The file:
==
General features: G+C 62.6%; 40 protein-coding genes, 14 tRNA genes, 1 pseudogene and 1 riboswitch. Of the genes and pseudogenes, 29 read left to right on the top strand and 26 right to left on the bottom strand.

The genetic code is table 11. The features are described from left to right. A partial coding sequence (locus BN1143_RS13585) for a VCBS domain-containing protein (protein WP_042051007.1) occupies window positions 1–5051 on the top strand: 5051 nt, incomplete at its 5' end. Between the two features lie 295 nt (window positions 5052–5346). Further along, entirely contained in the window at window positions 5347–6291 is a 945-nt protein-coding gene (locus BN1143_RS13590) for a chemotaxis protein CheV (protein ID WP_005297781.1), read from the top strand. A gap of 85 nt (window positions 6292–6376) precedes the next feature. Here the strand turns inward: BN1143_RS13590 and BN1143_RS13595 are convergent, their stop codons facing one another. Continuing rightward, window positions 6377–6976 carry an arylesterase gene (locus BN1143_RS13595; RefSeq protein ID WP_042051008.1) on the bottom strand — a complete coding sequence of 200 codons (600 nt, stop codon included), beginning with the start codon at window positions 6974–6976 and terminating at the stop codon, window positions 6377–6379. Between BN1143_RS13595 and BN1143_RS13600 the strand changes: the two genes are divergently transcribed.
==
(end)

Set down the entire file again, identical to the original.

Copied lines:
General features: G+C 62.6%; 40 protein-coding genes, 14 tRNA genes, 1 pseudogene and 1 riboswitch. Of the genes and pseudogenes, 29 read left to right on the top strand and 26 right to left on the bottom strand.

The genetic code is table 11. The features are described from left to right. A partial coding sequence (locus BN1143_RS13585) for a VCBS domain-containing protein (protein WP_042051007.1) occupies window positions 1–5051 on the top strand: 5051 nt, incomplete at its 5' end. Between the two features lie 295 nt (window positions 5052–5346). Further along, entirely contained in the window at window positions 5347–6291 is a 945-nt protein-coding gene (locus BN1143_RS13590) for a chemotaxis protein CheV (protein ID WP_005297781.1), read from the top strand. A gap of 85 nt (window positions 6292–6376) precedes the next feature. Here the strand turns inward: BN1143_RS13590 and BN1143_RS13595 are convergent, their stop codons facing one another. Continuing rightward, window positions 6377–6976 carry an arylesterase gene (locus BN1143_RS13595; RefSeq protein ID WP_042051008.1) on the bottom strand — a complete coding sequence of 200 codons (600 nt, stop codon included), beginning with the start codon at window positions 6974–6976 and terminating at the stop codon, window positions 6377–6379. Between BN1143_RS13595 and BN1143_RS13600 the strand changes: the two genes are divergently transcribed.